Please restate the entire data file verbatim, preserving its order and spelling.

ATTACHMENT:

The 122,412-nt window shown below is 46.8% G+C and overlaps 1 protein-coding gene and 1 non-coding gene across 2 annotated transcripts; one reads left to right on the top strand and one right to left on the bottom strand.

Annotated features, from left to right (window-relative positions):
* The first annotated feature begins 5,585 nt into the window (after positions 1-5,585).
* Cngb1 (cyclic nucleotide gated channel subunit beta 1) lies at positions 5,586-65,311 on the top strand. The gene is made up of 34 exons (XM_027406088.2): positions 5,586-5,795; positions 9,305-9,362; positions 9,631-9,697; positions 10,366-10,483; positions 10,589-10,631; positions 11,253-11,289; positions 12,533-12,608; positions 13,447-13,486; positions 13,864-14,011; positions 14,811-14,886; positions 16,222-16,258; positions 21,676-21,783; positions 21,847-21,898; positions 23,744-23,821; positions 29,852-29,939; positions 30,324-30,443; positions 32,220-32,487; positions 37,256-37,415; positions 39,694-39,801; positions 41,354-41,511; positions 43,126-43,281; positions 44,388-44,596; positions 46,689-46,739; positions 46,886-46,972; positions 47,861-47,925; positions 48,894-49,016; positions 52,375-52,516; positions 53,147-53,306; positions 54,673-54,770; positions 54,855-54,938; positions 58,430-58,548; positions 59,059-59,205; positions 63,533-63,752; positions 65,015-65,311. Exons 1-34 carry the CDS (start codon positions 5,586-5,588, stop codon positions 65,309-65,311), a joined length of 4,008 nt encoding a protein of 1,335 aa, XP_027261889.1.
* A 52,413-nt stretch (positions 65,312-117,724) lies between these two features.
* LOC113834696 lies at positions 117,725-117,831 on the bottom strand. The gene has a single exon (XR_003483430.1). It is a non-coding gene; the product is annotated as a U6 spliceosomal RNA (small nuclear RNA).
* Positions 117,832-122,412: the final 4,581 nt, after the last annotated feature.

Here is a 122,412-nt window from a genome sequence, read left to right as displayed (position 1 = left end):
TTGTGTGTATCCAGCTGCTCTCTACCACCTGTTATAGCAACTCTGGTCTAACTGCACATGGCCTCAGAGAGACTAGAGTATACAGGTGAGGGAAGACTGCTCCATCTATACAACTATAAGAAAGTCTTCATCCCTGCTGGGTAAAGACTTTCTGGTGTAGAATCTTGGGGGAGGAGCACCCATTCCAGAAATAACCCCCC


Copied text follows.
The 122,412-nt window shown below is 46.8% G+C and overlaps 1 protein-coding gene and 1 non-coding gene across 2 annotated transcripts; one reads left to right on the top strand and one right to left on the bottom strand.

Annotated features, from left to right (window-relative positions):
* The first annotated feature begins 5,585 nt into the window (after positions 1-5,585).
* Cngb1 (cyclic nucleotide gated channel subunit beta 1) lies at positions 5,586-65,311 on the top strand. The gene is made up of 34 exons (XM_027406088.2): positions 5,586-5,795; positions 9,305-9,362; positions 9,631-9,697; positions 10,366-10,483; positions 10,589-10,631; positions 11,253-11,289; positions 12,533-12,608; positions 13,447-13,486; positions 13,864-14,011; positions 14,811-14,886; positions 16,222-16,258; positions 21,676-21,783; positions 21,847-21,898; positions 23,744-23,821; positions 29,852-29,939; positions 30,324-30,443; positions 32,220-32,487; positions 37,256-37,415; positions 39,694-39,801; positions 41,354-41,511; positions 43,126-43,281; positions 44,388-44,596; positions 46,689-46,739; positions 46,886-46,972; positions 47,861-47,925; positions 48,894-49,016; positions 52,375-52,516; positions 53,147-53,306; positions 54,673-54,770; positions 54,855-54,938; positions 58,430-58,548; positions 59,059-59,205; positions 63,533-63,752; positions 65,015-65,311. Exons 1-34 carry the CDS (start codon positions 5,586-5,588, stop codon positions 65,309-65,311), a joined length of 4,008 nt encoding a protein of 1,335 aa, XP_027261889.1.
* A 52,413-nt stretch (positions 65,312-117,724) lies between these two features.
* LOC113834696 lies at positions 117,725-117,831 on the bottom strand. The gene has a single exon (XR_003483430.1). It is a non-coding gene; the product is annotated as a U6 spliceosomal RNA (small nuclear RNA).
* Positions 117,832-122,412: the final 4,581 nt, after the last annotated feature.

Here is a 122,412-nt window from a genome sequence, read left to right as displayed (position 1 = left end):
TTGTGTGTATCCAGCTGCTCTCTACCACCTGTTATAGCAACTCTGGTCTAACTGCACATGGCCTCAGAGAGACTAGAGTATACAGGTGAGGGAAGACTGCTCCATCTATACAACTATAAGAAAGTCTTCATCCCTGCTGGGTAAAGACTTTCTGGTGTAGAATCTTGGGGGAGGAGCACCCATTCCAGAAATAACCCCCC